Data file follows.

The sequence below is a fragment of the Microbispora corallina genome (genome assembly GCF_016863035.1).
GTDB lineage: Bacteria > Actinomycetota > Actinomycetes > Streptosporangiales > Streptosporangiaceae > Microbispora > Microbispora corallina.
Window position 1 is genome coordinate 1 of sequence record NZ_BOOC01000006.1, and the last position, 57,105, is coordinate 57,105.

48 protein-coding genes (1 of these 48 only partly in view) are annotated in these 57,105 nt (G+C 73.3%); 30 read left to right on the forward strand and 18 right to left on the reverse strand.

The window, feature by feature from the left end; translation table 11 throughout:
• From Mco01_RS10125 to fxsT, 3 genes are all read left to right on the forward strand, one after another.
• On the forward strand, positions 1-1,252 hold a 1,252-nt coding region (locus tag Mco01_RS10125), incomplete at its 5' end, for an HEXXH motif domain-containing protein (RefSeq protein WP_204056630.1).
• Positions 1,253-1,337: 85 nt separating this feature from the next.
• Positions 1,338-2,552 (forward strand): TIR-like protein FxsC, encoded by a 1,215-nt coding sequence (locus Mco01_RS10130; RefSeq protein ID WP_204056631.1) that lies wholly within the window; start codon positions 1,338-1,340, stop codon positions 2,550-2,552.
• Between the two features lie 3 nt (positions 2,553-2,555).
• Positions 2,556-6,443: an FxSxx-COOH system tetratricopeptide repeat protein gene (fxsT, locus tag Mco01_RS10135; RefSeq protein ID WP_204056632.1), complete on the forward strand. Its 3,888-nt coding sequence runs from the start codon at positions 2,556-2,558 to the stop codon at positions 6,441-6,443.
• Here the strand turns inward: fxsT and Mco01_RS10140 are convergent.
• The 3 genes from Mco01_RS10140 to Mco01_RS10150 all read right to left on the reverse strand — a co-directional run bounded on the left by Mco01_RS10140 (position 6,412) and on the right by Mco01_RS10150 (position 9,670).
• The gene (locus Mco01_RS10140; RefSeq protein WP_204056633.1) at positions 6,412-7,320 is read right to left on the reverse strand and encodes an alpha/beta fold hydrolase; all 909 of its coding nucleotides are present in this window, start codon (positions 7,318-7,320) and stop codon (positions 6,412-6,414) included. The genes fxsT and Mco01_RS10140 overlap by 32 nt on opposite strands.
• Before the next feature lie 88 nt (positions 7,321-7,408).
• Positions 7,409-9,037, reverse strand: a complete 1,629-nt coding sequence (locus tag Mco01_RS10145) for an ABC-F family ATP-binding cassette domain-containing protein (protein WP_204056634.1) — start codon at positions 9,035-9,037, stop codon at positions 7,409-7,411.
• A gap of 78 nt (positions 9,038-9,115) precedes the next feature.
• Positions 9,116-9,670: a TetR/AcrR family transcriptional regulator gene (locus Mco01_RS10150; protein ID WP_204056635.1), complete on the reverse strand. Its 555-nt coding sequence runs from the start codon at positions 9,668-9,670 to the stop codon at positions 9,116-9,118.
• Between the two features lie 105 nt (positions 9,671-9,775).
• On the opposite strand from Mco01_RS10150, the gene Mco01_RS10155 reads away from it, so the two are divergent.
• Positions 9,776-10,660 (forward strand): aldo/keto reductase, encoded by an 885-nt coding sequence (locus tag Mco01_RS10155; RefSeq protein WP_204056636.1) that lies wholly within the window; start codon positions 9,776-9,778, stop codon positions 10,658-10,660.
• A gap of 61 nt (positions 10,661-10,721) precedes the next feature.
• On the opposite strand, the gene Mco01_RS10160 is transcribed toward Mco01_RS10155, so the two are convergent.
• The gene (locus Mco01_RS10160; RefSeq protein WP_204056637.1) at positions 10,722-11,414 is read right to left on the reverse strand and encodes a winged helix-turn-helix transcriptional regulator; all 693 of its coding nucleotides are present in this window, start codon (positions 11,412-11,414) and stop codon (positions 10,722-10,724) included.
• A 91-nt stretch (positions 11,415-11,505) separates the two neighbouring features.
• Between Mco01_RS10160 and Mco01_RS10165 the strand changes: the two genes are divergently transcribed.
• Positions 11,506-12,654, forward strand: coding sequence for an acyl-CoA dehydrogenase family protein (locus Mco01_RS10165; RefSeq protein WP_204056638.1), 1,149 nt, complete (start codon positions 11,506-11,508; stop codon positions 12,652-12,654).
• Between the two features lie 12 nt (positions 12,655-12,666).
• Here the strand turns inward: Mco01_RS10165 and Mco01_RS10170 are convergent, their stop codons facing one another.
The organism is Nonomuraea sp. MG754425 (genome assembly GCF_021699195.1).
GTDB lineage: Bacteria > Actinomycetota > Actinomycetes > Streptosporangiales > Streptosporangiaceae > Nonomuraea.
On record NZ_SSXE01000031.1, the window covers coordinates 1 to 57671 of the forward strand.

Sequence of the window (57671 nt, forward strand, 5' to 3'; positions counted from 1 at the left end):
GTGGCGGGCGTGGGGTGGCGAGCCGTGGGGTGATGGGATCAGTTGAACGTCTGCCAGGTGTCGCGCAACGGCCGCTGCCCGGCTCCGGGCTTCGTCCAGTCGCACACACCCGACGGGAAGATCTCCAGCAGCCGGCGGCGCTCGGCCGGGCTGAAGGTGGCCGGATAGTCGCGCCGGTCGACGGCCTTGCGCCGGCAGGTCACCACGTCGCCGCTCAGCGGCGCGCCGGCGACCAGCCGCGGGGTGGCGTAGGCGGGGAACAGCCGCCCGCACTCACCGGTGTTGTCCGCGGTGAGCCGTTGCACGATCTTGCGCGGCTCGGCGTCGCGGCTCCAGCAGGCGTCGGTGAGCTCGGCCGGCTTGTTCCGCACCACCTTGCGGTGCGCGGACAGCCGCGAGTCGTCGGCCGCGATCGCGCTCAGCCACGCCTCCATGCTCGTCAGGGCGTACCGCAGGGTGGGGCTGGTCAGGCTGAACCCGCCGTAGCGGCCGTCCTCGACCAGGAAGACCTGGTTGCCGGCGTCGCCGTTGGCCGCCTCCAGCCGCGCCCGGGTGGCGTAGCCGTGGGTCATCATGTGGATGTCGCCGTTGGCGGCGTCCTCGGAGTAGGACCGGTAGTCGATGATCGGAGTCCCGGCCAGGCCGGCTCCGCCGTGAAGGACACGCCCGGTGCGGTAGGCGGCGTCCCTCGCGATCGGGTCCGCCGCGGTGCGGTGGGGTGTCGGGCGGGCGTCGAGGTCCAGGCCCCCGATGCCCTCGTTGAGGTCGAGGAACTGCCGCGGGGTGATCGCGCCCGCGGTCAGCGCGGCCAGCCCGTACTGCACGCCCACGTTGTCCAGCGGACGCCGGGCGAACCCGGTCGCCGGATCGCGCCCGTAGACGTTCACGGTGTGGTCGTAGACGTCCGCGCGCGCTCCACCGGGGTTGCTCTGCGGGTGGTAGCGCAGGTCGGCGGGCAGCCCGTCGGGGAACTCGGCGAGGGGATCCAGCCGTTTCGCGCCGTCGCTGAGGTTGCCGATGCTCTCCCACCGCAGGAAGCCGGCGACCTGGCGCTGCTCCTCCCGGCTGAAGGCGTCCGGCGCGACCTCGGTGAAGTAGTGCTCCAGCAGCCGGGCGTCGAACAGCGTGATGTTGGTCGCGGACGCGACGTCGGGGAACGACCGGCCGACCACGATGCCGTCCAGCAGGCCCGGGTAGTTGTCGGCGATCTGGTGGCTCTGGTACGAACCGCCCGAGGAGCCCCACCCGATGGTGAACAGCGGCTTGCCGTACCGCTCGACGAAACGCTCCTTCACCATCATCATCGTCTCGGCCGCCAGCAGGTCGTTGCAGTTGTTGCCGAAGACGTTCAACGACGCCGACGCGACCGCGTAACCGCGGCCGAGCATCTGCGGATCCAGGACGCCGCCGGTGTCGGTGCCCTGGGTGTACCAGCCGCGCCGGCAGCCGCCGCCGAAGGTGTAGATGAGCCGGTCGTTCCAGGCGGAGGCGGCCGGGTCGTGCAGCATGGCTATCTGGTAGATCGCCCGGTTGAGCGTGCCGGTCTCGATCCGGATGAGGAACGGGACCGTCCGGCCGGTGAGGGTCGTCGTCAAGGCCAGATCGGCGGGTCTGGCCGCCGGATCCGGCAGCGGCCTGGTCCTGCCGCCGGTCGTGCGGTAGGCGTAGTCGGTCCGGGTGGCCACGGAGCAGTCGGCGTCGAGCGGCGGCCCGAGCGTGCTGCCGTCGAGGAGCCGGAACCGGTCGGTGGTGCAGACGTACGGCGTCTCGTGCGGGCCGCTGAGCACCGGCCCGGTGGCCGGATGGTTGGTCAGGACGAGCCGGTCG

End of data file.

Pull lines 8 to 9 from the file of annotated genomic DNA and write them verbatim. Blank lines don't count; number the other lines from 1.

• Positions 1,253-1,337: 85 nt separating this feature from the next.
• Positions 1,338-2,552 (forward strand): TIR-like protein FxsC, encoded by a 1,215-nt coding sequence (locus Mco01_RS10130; RefSeq protein ID WP_204056631.1) that lies wholly within the window; start codon positions 1,338-1,340, stop codon positions 2,550-2,552.